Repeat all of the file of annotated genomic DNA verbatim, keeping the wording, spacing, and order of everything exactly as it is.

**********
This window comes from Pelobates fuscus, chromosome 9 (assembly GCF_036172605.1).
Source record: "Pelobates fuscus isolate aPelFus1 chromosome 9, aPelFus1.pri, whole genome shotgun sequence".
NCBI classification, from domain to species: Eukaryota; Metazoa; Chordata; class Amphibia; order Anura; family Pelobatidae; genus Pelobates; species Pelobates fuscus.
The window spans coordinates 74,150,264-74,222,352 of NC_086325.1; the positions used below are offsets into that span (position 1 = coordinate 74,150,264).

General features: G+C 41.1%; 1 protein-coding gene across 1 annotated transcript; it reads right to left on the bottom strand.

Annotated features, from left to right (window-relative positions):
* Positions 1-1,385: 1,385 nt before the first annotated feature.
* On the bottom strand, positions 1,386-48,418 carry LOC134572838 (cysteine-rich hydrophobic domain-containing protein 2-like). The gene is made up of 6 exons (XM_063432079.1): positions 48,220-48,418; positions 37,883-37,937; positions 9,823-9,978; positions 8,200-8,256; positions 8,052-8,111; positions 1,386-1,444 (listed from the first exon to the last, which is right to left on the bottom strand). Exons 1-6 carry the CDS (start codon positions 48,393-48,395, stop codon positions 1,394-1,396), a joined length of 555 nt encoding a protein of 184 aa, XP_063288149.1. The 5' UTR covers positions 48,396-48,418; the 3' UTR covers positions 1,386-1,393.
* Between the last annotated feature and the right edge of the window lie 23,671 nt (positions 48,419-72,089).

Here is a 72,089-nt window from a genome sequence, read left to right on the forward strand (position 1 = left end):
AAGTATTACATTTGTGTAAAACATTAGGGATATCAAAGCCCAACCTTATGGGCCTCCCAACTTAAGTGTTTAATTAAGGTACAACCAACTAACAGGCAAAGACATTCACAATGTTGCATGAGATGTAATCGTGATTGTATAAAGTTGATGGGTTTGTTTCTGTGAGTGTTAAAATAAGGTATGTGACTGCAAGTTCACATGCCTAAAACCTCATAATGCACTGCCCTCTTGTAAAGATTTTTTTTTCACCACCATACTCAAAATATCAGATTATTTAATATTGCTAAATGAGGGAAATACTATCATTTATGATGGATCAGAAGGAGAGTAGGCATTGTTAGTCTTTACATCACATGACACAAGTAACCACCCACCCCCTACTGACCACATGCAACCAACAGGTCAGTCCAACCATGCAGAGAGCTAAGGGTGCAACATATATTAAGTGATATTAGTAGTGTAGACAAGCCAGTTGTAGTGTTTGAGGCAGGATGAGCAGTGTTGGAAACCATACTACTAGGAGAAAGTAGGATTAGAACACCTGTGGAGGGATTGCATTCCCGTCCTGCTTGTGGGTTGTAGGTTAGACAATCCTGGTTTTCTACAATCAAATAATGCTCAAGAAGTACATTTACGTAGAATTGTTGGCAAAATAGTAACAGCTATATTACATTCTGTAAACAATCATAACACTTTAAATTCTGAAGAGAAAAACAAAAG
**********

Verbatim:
This window comes from Pelobates fuscus, chromosome 9 (assembly GCF_036172605.1).
Source record: "Pelobates fuscus isolate aPelFus1 chromosome 9, aPelFus1.pri, whole genome shotgun sequence".
NCBI classification, from domain to species: Eukaryota; Metazoa; Chordata; class Amphibia; order Anura; family Pelobatidae; genus Pelobates; species Pelobates fuscus.
The window spans coordinates 74,150,264-74,222,352 of NC_086325.1; the positions used below are offsets into that span (position 1 = coordinate 74,150,264).

General features: G+C 41.1%; 1 protein-coding gene across 1 annotated transcript; it reads right to left on the bottom strand.

Annotated features, from left to right (window-relative positions):
* Positions 1-1,385: 1,385 nt before the first annotated feature.
* On the bottom strand, positions 1,386-48,418 carry LOC134572838 (cysteine-rich hydrophobic domain-containing protein 2-like). The gene is made up of 6 exons (XM_063432079.1): positions 48,220-48,418; positions 37,883-37,937; positions 9,823-9,978; positions 8,200-8,256; positions 8,052-8,111; positions 1,386-1,444 (listed from the first exon to the last, which is right to left on the bottom strand). Exons 1-6 carry the CDS (start codon positions 48,393-48,395, stop codon positions 1,394-1,396), a joined length of 555 nt encoding a protein of 184 aa, XP_063288149.1. The 5' UTR covers positions 48,396-48,418; the 3' UTR covers positions 1,386-1,393.
* Between the last annotated feature and the right edge of the window lie 23,671 nt (positions 48,419-72,089).

Here is a 72,089-nt window from a genome sequence, read left to right on the forward strand (position 1 = left end):
AAGTATTACATTTGTGTAAAACATTAGGGATATCAAAGCCCAACCTTATGGGCCTCCCAACTTAAGTGTTTAATTAAGGTACAACCAACTAACAGGCAAAGACATTCACAATGTTGCATGAGATGTAATCGTGATTGTATAAAGTTGATGGGTTTGTTTCTGTGAGTGTTAAAATAAGGTATGTGACTGCAAGTTCACATGCCTAAAACCTCATAATGCACTGCCCTCTTGTAAAGATTTTTTTTTCACCACCATACTCAAAATATCAGATTATTTAATATTGCTAAATGAGGGAAATACTATCATTTATGATGGATCAGAAGGAGAGTAGGCATTGTTAGTCTTTACATCACATGACACAAGTAACCACCCACCCCCTACTGACCACATGCAACCAACAGGTCAGTCCAACCATGCAGAGAGCTAAGGGTGCAACATATATTAAGTGATATTAGTAGTGTAGACAAGCCAGTTGTAGTGTTTGAGGCAGGATGAGCAGTGTTGGAAACCATACTACTAGGAGAAAGTAGGATTAGAACACCTGTGGAGGGATTGCATTCCCGTCCTGCTTGTGGGTTGTAGGTTAGACAATCCTGGTTTTCTACAATCAAATAATGCTCAAGAAGTACATTTACGTAGAATTGTTGGCAAAATAGTAACAGCTATATTACATTCTGTAAACAATCATAACACTTTAAATTCTGAAGAGAAAAACAAAAG